“As soon as we move to Mirabeau B. Lamar, we see that hostility become the norm,” Sturm said. Lamar did not believe in the possibility of negotiations or coexistence with the native peoples and waged wars against the tribes. Those who survived were then forcibly removed from their lands when Texas joined the Union in 1845.
In 1854, Texas designated 37,000 acres in northwest Texas as the Brazos Indian Reservation. Even then, it did not equate to safety or security. White Texans began attacking native tribes there, accusing them of plundering their property and resources.
There isn’t much evidence that these tribes were responsible for these specific raids, according to Sturm, but the accusations had far-reaching consequences.
“They basically forcibly removed them by putting them on trains to Oklahoma, in what was then Indian Territory,” she said.
So, to recap: Indigenous peoples have occupied this area for thousands of years, long before the arrival of Spanish settlers in the mid-16th century. The arrival of settlers brought deadly diseases and wars. This cycle repeated itself as the Republic of Texas emerged and was combined with more targeted efforts to exterminate and forcibly displace tribes to other parts of the state and eventually across state lines. .
But there’s another layer to consider when tracing Austin’s native roots: Hispanicization.
How identity became a survival tactic
Identifying as Native or having physical traits associated with Native Americans meant life or death at some point. When Spanish settlers arrived over 400 years ago, they began the forced assimilation of indigenous communities, which they considered uncivilized.
“A lot of our people had already been baptized Catholics and had been given Spanish surnames and they knew Spanish,” said Mario Garza, head of cultural preservation for the Miakan-Garza Band and co-founder of the Institute of Cultures. natives of San Marcos. “So, out of survival instinct, many of our ancestors decided to pose as Mexicans.”
his survival tactic of impersonating Mexican or Tejano rather than Native was incredibly common, and it contributed to the gap in understanding of Austin’s native history.
It also complicated the process of becoming a federally recognized tribe, which affects a tribe’s ability to access resources and how they practice cultural traditions. These range from the use of eagle feathers in rituals to the ability to perform ceremonies at sacred sites. These sites are usually the origin of creation stories and are generally known for their natural beauty.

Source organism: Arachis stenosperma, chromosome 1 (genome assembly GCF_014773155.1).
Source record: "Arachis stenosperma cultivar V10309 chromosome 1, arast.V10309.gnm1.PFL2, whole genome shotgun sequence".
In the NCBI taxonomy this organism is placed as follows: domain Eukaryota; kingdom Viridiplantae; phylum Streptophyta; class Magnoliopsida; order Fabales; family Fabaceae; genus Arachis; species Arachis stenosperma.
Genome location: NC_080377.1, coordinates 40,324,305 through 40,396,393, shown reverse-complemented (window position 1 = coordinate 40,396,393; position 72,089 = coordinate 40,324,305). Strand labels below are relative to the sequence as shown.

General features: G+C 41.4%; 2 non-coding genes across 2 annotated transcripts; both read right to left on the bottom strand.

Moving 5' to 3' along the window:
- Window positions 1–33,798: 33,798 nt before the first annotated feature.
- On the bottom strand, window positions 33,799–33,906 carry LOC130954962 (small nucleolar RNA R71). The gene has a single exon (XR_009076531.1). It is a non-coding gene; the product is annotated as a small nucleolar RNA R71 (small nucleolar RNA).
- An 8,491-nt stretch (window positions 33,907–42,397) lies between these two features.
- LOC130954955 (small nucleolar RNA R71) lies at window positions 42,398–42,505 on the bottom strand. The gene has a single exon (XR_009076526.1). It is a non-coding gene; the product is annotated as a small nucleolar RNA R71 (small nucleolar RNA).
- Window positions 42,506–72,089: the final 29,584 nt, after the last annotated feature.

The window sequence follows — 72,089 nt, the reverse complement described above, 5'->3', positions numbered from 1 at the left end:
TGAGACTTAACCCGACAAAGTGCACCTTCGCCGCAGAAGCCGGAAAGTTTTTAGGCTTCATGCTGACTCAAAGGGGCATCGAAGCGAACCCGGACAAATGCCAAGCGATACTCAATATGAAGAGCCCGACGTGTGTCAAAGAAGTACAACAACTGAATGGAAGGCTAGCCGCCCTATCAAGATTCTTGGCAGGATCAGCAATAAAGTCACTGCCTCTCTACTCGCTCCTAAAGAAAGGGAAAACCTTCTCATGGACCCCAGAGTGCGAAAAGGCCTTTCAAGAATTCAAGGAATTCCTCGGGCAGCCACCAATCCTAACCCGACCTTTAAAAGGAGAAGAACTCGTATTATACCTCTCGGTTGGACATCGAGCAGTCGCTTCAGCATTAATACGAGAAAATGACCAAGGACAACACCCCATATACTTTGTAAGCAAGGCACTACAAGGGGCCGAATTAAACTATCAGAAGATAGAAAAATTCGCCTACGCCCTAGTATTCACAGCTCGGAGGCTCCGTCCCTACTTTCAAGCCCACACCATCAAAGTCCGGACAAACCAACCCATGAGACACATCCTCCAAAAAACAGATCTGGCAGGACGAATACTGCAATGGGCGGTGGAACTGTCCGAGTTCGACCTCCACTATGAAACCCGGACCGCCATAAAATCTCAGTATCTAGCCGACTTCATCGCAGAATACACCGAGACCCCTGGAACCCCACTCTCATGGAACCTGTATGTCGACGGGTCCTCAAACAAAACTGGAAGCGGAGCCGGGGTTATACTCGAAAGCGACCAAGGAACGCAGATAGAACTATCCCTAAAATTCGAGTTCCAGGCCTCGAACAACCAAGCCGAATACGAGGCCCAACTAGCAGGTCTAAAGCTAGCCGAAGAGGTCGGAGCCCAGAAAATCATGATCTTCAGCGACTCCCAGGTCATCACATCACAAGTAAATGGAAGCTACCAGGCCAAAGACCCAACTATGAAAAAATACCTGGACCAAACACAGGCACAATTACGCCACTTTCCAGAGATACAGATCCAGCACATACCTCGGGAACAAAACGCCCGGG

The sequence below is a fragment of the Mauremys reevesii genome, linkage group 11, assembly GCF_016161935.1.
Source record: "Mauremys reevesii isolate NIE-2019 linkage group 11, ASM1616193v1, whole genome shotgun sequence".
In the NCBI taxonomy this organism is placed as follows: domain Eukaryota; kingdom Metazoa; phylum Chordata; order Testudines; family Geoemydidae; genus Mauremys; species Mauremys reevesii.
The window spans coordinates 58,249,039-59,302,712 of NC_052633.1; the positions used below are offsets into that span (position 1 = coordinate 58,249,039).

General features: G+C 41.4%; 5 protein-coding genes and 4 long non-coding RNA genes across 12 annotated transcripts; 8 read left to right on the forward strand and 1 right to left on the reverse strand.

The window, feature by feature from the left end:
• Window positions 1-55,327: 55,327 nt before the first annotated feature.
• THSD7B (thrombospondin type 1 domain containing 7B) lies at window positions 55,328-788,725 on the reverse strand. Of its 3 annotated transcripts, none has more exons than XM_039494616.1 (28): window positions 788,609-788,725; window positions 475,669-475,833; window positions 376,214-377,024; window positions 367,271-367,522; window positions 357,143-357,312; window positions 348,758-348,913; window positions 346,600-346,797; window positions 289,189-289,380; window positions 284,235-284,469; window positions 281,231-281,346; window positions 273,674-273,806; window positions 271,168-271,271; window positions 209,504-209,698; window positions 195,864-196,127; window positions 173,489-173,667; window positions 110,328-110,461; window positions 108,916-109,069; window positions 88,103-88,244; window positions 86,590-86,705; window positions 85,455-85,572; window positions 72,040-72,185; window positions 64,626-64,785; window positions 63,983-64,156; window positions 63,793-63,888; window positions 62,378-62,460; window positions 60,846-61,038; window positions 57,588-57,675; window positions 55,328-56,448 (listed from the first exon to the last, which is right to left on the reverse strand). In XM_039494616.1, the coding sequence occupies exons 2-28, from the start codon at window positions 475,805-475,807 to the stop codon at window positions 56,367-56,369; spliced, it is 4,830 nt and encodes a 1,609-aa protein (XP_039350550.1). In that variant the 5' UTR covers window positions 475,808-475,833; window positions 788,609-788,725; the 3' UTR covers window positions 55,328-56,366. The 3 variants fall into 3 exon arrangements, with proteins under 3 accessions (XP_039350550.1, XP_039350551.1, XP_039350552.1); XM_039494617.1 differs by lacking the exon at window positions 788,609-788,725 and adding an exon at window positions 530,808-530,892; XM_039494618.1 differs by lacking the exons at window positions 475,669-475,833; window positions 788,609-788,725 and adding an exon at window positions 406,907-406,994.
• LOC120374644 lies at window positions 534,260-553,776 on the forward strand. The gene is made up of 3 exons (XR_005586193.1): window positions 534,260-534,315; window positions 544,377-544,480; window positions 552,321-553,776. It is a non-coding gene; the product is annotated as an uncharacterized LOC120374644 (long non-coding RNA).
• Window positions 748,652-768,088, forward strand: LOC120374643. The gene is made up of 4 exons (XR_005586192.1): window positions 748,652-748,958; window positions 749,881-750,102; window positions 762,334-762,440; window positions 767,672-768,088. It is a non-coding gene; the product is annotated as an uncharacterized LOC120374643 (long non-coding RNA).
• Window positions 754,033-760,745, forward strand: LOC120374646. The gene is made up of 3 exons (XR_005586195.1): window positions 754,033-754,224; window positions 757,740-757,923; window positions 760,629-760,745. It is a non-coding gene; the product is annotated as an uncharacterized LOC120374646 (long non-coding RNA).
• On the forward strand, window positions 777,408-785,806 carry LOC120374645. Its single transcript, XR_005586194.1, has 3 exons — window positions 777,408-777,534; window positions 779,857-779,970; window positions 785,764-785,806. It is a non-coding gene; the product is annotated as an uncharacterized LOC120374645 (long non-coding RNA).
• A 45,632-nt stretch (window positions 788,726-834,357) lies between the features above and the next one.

Garza says his group’s locations include Sacred Springs in San Marcos, San Pedro Springs in San Antonio, Comal Springs in New Braunfels and Barton Springs in Austin. But because the Miakan-Garza aren’t a federally recognized tribe, they can’t really carry on some traditions peacefully in what are now public parks.
“We can’t hold ceremonies in Barton Springs because, as you know, Barton Springs is very popular and, you know, [when] we try to have a ceremony, people keep coming in, interrupting our ceremony,” he said.
Tribes must show evidence of historical continuity when applying for federal recognition. This means being able to prove that they have been recognized as indigenous by others and have lived as an organized indigenous group without interruption. This is nearly impossible when generations have been destroyed or driven from their lands, and others have begun to adopt new cultural identities.
There are three federally recognized tribes in the state – none are in central Texas. According to 2020 census data, more than 12,000 people in Travis County identify as “American Indian.”
Garza expects that number to grow as more people who identify as Latino begin to discover and embrace their Indigenous roots.
So, to answer the question, “Where have Austin’s native people gone?” The short answer is: they are still there.
These communities may no longer be as abundant or diverse as they once were, but they are not culturally outdated and their history is not just one of plagues and displacement. It’s about resilience, perseverance and celebration. Groups like the Austin Powwow and the Indigenous Cultures Institute continue to preserve and pass on their cultural lineage.
So, while Austin’s Native history is not evident with historical markers, it is deeply rooted in the city’s landscape. Because after all, this area was once – and in some ways still is – Indigenous land.